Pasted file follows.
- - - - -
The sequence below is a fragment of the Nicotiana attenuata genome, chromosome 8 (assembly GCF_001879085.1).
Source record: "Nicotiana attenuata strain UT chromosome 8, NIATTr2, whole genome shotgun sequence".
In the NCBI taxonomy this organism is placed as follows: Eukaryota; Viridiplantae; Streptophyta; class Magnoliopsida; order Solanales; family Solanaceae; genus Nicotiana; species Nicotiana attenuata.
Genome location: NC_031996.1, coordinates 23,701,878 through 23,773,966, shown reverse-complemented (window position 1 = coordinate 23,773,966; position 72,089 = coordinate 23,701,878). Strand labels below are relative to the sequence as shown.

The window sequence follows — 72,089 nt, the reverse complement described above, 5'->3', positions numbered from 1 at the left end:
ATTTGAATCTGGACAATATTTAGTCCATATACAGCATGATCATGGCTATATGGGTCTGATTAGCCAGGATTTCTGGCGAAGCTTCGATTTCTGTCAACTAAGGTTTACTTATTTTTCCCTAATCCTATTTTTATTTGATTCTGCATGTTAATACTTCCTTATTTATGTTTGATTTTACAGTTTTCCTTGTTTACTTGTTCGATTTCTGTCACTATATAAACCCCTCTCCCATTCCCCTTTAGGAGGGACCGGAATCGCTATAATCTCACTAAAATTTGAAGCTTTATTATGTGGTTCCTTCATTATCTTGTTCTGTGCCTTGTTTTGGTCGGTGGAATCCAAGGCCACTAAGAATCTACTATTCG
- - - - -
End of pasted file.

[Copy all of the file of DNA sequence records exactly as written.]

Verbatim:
The sequence below is a fragment of the Nicotiana attenuata genome, chromosome 8 (assembly GCF_001879085.1).
Source record: "Nicotiana attenuata strain UT chromosome 8, NIATTr2, whole genome shotgun sequence".
In the NCBI taxonomy this organism is placed as follows: Eukaryota; Viridiplantae; Streptophyta; class Magnoliopsida; order Solanales; family Solanaceae; genus Nicotiana; species Nicotiana attenuata.
Genome location: NC_031996.1, coordinates 23,701,878 through 23,773,966, shown reverse-complemented (window position 1 = coordinate 23,773,966; position 72,089 = coordinate 23,701,878). Strand labels below are relative to the sequence as shown.

The window sequence follows — 72,089 nt, the reverse complement described above, 5'->3', positions numbered from 1 at the left end:
ATTTGAATCTGGACAATATTTAGTCCATATACAGCATGATCATGGCTATATGGGTCTGATTAGCCAGGATTTCTGGCGAAGCTTCGATTTCTGTCAACTAAGGTTTACTTATTTTTCCCTAATCCTATTTTTATTTGATTCTGCATGTTAATACTTCCTTATTTATGTTTGATTTTACAGTTTTCCTTGTTTACTTGTTCGATTTCTGTCACTATATAAACCCCTCTCCCATTCCCCTTTAGGAGGGACCGGAATCGCTATAATCTCACTAAAATTTGAAGCTTTATTATGTGGTTCCTTCATTATCTTGTTCTGTGCCTTGTTTTGGTCGGTGGAATCCAAGGCCACTAAGAATCTACTATTCG